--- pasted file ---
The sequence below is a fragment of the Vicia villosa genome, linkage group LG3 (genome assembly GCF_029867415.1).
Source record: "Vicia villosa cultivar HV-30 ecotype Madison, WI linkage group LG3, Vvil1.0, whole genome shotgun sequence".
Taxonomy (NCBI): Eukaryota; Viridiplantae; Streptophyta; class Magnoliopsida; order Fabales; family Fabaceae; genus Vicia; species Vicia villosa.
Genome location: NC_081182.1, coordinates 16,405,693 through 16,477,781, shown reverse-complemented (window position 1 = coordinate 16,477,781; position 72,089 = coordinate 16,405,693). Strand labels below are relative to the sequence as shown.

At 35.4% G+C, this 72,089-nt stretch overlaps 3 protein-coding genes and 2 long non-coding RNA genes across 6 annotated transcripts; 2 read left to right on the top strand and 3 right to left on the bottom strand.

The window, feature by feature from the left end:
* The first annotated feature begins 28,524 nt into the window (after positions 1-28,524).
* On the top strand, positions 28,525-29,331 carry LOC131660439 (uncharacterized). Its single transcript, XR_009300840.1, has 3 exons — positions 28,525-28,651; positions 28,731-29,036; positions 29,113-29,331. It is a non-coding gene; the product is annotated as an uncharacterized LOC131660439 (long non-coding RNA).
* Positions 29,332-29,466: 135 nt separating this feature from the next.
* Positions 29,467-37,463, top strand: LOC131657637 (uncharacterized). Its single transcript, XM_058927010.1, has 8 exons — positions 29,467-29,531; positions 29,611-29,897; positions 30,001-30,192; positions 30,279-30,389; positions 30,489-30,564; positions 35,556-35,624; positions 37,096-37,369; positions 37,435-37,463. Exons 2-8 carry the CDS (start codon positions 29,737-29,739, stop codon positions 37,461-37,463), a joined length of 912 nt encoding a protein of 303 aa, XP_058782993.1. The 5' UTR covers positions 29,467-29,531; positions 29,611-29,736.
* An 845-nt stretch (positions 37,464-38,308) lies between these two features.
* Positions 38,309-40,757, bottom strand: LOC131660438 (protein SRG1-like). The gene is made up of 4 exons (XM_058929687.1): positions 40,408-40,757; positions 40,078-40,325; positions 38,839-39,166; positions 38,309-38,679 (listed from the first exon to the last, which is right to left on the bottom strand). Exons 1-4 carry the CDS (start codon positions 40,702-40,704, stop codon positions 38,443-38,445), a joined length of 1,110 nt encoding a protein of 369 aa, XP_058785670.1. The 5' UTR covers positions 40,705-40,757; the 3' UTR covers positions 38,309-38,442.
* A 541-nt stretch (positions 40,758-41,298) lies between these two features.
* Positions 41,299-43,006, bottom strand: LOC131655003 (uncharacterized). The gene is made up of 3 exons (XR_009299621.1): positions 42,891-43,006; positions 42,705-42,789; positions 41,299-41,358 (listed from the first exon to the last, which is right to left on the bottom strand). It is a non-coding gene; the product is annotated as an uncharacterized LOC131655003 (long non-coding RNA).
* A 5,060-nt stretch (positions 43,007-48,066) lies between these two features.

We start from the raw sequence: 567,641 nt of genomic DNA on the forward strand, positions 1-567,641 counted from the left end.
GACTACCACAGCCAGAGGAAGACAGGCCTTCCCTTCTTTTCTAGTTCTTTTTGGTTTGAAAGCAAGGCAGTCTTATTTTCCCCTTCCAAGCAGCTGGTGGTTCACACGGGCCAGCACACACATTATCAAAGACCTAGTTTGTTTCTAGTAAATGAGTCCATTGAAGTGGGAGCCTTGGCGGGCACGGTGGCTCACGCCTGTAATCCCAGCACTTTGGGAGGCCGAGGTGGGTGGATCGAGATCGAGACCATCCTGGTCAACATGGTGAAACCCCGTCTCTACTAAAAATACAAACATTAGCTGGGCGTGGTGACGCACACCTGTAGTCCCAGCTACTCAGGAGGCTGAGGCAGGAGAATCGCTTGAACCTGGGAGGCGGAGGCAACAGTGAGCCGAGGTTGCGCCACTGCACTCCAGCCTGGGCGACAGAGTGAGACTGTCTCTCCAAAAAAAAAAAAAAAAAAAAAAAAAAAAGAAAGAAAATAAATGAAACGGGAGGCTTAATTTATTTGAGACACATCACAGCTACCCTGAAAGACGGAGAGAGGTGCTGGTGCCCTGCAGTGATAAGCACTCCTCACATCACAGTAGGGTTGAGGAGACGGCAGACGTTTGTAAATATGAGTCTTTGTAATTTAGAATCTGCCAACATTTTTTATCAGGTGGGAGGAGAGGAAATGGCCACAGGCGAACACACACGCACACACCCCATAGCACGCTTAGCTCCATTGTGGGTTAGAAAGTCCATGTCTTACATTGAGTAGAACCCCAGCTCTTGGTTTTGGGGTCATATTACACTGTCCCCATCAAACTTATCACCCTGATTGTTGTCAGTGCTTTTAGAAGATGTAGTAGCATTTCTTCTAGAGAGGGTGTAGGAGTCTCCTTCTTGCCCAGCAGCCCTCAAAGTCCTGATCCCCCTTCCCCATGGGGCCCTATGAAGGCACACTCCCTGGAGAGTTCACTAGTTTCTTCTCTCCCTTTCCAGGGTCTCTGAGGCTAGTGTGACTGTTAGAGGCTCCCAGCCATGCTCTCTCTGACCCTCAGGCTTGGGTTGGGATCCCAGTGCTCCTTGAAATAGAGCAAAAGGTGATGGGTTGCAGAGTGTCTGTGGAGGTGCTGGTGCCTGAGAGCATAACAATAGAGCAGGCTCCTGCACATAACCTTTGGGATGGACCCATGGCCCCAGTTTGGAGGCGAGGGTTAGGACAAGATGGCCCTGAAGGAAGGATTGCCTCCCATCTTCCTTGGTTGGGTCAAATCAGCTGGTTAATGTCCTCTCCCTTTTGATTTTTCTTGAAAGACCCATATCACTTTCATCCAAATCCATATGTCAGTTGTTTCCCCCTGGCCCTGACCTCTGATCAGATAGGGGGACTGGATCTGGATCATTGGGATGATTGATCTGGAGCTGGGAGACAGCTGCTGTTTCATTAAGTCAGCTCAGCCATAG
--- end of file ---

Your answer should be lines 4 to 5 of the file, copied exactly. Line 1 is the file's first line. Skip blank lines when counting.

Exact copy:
Genome location: NC_081182.1, coordinates 16,405,693 through 16,477,781, shown reverse-complemented (window position 1 = coordinate 16,477,781; position 72,089 = coordinate 16,405,693). Strand labels below are relative to the sequence as shown.

At 35.4% G+C, this 72,089-nt stretch overlaps 3 protein-coding genes and 2 long non-coding RNA genes across 6 annotated transcripts; 2 read left to right on the top strand and 3 right to left on the bottom strand.